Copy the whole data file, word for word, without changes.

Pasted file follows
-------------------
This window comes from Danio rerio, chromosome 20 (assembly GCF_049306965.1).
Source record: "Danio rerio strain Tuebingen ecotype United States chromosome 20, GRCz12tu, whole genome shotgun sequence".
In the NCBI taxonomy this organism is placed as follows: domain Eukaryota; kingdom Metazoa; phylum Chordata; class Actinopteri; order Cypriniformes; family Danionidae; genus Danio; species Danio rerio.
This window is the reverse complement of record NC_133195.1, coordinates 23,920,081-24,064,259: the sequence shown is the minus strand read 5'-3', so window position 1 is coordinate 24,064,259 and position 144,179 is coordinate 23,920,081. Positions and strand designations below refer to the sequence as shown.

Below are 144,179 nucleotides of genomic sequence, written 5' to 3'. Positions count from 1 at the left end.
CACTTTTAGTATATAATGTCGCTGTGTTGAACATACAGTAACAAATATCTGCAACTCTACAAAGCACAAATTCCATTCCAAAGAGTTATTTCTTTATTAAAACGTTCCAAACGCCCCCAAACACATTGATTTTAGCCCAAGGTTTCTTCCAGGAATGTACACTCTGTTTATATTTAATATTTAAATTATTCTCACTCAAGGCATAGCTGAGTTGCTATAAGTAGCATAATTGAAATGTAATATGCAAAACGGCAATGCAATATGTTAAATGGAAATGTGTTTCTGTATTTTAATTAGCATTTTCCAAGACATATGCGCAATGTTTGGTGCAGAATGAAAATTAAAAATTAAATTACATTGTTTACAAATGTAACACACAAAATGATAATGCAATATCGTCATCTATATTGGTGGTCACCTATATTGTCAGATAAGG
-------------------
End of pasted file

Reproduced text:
This window comes from Danio rerio, chromosome 20 (assembly GCF_049306965.1).
Source record: "Danio rerio strain Tuebingen ecotype United States chromosome 20, GRCz12tu, whole genome shotgun sequence".
In the NCBI taxonomy this organism is placed as follows: domain Eukaryota; kingdom Metazoa; phylum Chordata; class Actinopteri; order Cypriniformes; family Danionidae; genus Danio; species Danio rerio.
This window is the reverse complement of record NC_133195.1, coordinates 23,920,081-24,064,259: the sequence shown is the minus strand read 5'-3', so window position 1 is coordinate 24,064,259 and position 144,179 is coordinate 23,920,081. Positions and strand designations below refer to the sequence as shown.

Below are 144,179 nucleotides of genomic sequence, written 5' to 3'. Positions count from 1 at the left end.
CACTTTTAGTATATAATGTCGCTGTGTTGAACATACAGTAACAAATATCTGCAACTCTACAAAGCACAAATTCCATTCCAAAGAGTTATTTCTTTATTAAAACGTTCCAAACGCCCCCAAACACATTGATTTTAGCCCAAGGTTTCTTCCAGGAATGTACACTCTGTTTATATTTAATATTTAAATTATTCTCACTCAAGGCATAGCTGAGTTGCTATAAGTAGCATAATTGAAATGTAATATGCAAAACGGCAATGCAATATGTTAAATGGAAATGTGTTTCTGTATTTTAATTAGCATTTTCCAAGACATATGCGCAATGTTTGGTGCAGAATGAAAATTAAAAATTAAATTACATTGTTTACAAATGTAACACACAAAATGATAATGCAATATCGTCATCTATATTGGTGGTCACCTATATTGTCAGATAAGG